Summer in the City: weather forecasts for the city in the making

Published on
February 4, 2013

The United Nations (UN) expect migration from rural areas to cities to continue in this century too. That means more and more people will be confronted with urban climatic conditions, which could have less-than-favourable effects on health. An e-Science project awarded last week to the Department of Meteorology and Air Quality of Wageningen University will develop and validate weather forecasts specifically for urban environments.

Much has been written about the ‘urban heat island effect’; that is, the tendency of human activities and dense buildings to make cities substantially warmer than their surroundings. Elderly people and those with health problems are especially likely to suffer from city heat. The heat wave that struck Europe in 2003, for example, led to some 70,000 extra deaths. The urban heat island effect is evident in the Netherlands as well. This was demonstrated by Wageningen University using street-level measurements done via specially fitted bicycles and observations of local weather enthusiasts. Yet, the effects of urban heat go beyond the physical discomfort of high temperatures. For one thing, labour productivity drops in cities during extremely warm periods, in relation to surrounding areas.

"The Summer in the City project aims to develop modelling tools that policymakers and urban planners can use to improve the climate in cities", says Bert Holtslag, professor of Meteorology at Wageningen University. "Beyond that, we want to develop a forecasting system to give businesses and residents very direct access to detailed, hour-by-hour information about the weather and forecasts for their city."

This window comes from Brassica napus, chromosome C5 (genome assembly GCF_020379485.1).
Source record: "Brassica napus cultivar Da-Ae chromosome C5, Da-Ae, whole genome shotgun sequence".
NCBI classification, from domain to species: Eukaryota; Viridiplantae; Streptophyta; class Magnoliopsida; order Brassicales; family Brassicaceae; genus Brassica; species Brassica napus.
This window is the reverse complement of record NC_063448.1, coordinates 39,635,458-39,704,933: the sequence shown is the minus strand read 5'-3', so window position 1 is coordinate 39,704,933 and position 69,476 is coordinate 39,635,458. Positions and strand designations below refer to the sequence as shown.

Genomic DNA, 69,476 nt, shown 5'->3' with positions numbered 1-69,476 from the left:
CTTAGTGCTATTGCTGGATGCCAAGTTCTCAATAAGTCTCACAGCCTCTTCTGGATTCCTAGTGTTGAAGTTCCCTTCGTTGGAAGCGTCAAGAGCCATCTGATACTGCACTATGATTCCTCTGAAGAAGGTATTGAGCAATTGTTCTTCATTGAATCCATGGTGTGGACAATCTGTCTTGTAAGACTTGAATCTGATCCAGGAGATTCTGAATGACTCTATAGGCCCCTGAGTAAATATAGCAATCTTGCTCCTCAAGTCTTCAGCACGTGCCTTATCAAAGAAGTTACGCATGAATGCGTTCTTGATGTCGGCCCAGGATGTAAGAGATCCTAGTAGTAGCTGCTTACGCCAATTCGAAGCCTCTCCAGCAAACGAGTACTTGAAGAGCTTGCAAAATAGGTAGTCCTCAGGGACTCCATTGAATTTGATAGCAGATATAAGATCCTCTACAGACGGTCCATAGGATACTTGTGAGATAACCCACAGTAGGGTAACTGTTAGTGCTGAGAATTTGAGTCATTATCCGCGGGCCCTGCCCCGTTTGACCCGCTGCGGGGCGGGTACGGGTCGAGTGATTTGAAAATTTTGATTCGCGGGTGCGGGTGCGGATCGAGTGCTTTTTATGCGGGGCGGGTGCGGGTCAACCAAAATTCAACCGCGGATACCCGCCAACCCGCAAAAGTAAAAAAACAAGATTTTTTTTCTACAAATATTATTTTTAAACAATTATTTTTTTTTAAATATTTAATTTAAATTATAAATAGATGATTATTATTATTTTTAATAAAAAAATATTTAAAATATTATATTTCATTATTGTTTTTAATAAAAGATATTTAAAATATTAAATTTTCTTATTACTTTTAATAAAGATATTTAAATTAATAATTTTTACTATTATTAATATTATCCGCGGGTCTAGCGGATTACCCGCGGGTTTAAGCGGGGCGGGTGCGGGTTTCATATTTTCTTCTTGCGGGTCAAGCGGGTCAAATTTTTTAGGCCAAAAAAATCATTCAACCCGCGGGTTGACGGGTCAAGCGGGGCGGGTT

Huge technical challenges are involved in weather forecasting at the city level. Local urban conditions are highly variable, and physical factors (such as roads and buildings) influence the weather, which itself is infinitely variable. Extremely large datasets have to be used that include geo-information (on, for instance, buildings, roads and parks). The detailed simulations that have to be run in time and space are another extremely challenging aspect from a scientific perspective.

Results of the project will be made widely available, says Bert Holtslag. "We will not only publish the findings in scientific outlets, but also spread them via websites and social media. We want to reach the general public, because this is really new: weather forecasts specifically targeted for the working and living conditions in the city."

By analysing street-level measurements and observations, Wageningen University demonstrated the urban heat island effect in the Netherlands too.